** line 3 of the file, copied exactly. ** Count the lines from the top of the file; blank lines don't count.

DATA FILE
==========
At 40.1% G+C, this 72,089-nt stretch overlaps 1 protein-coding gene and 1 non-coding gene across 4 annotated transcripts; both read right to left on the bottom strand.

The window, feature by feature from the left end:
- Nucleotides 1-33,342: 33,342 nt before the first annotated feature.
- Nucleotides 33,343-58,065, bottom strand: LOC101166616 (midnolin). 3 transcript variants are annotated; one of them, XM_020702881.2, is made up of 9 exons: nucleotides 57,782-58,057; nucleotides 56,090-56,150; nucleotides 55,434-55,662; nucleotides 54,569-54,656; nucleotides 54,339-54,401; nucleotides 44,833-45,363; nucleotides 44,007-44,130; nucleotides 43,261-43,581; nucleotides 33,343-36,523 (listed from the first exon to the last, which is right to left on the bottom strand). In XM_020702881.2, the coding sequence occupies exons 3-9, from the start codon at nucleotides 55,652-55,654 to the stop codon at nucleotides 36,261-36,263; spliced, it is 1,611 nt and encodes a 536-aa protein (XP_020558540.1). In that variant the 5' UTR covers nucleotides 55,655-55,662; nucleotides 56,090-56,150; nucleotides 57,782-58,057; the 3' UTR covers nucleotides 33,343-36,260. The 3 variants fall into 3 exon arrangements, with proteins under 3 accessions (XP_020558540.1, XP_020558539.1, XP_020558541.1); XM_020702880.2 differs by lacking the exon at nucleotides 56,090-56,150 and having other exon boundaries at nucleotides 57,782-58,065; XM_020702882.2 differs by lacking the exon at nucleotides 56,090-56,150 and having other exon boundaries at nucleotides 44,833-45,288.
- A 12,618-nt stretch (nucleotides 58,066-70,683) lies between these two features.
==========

- Nucleotides 1-33,342: 33,342 nt before the first annotated feature.